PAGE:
Isoniazid (INH) or isonicotinic acid hydrazide, was synthesized in the early 1900s but its anti-TB action was first detected in 1951. INH enters the cell as a prodrug that is activated by a catalase peroxidase encoded by katG and the peroxidase activity of the enzyme is necessary to activate INH to a toxic substance which subsequently affects intracellular targets such as mycolic acid biosynthesis [20]. A study conducted in Italy to identify gene mutation responsible for isoniazide resistance identified katG, ahpC, inhA promoter and kasA genes as responsible genes for isoniazide resistance [20]. Mutations in katG315 were significantly more common in the multidrug-resistant isolates while mutations in the inhA promoter were significantly more common in isoniazid-monoresistant isolates [21]. Of the total 50 INH resistant isolates in China, 82% had a katG315 mutation and 18% had an inhA mutation [22]. A study conducted on the comprehensive evaluation of INH resistant M. tuberculosis strains (n=224) from three South American countries with high burden of drug resistant TB characterize mutations in katG, ahpC and inhA gene loci and correlate with minimal inhibitory concentrations (MIC) levels. Mutations in katG were observed in 181 (80.8%) of the isolates of which 178 (98.3%) was contributed by the katG S315T mutation. Additional mutations seen included oxyR-ahpC; inhA regulatory region and inhA structural gene. The S315T katG mutation was significantly more likely to be associated with MIC for INH ≥2 μg/mL [23]. In the absence of an exogenously added oxidant, the rate of INH-NADH formation as catalyzed by WT KatG was found to be 10-fold higher than that for KatG (S315T), representing the first observed correlation between suppressed INH-NADH adduct formation and INH resistance by a mutant KatG. This finding supports the theory that InhA inhibition is the primary means by which KatG activated INH confers anti tubercular activity [24].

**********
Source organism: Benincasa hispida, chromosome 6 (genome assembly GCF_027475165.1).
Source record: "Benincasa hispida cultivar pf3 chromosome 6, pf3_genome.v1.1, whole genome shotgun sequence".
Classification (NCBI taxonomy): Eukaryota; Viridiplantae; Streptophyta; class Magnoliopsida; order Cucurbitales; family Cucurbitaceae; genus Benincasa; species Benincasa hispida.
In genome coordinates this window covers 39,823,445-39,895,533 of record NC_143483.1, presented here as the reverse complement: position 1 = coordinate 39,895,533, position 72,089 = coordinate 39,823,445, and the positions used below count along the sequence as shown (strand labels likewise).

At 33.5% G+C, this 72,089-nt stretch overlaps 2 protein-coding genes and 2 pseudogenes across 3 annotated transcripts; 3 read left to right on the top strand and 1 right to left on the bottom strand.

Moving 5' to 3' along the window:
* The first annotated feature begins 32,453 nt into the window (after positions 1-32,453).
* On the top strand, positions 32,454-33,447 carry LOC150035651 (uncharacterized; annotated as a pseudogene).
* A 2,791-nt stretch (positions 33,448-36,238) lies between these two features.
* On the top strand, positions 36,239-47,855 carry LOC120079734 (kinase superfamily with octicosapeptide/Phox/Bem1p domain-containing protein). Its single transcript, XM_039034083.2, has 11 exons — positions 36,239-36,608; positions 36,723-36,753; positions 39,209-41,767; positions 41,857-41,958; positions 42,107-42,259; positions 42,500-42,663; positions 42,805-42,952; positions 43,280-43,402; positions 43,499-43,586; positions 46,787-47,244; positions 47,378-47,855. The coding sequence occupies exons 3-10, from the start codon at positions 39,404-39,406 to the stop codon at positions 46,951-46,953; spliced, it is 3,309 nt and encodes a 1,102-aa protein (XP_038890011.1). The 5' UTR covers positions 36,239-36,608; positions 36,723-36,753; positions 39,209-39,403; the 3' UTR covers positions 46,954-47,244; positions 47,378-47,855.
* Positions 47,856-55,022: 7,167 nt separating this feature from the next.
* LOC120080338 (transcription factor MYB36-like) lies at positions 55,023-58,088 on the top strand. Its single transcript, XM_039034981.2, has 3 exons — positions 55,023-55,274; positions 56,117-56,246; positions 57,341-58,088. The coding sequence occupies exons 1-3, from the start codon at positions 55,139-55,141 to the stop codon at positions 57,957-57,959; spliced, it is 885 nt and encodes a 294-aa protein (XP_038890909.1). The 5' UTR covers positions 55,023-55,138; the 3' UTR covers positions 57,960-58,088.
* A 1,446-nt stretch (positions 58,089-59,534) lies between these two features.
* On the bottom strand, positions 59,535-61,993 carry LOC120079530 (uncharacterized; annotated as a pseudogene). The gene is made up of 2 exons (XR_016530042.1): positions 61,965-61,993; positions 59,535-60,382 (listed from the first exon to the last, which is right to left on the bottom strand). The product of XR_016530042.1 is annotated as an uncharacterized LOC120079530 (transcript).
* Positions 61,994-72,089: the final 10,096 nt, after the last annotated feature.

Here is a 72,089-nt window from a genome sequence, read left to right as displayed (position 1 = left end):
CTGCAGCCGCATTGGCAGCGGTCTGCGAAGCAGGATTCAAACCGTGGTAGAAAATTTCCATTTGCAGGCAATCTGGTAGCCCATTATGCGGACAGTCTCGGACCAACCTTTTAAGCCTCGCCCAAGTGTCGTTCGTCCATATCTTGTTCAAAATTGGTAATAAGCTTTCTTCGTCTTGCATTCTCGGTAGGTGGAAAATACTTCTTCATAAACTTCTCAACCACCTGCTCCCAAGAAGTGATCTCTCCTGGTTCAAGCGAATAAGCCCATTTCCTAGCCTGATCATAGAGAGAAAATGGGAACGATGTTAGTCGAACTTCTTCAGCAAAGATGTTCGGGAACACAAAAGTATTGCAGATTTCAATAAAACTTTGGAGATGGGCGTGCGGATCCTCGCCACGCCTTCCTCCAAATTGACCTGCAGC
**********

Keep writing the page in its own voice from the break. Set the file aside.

Rifampicin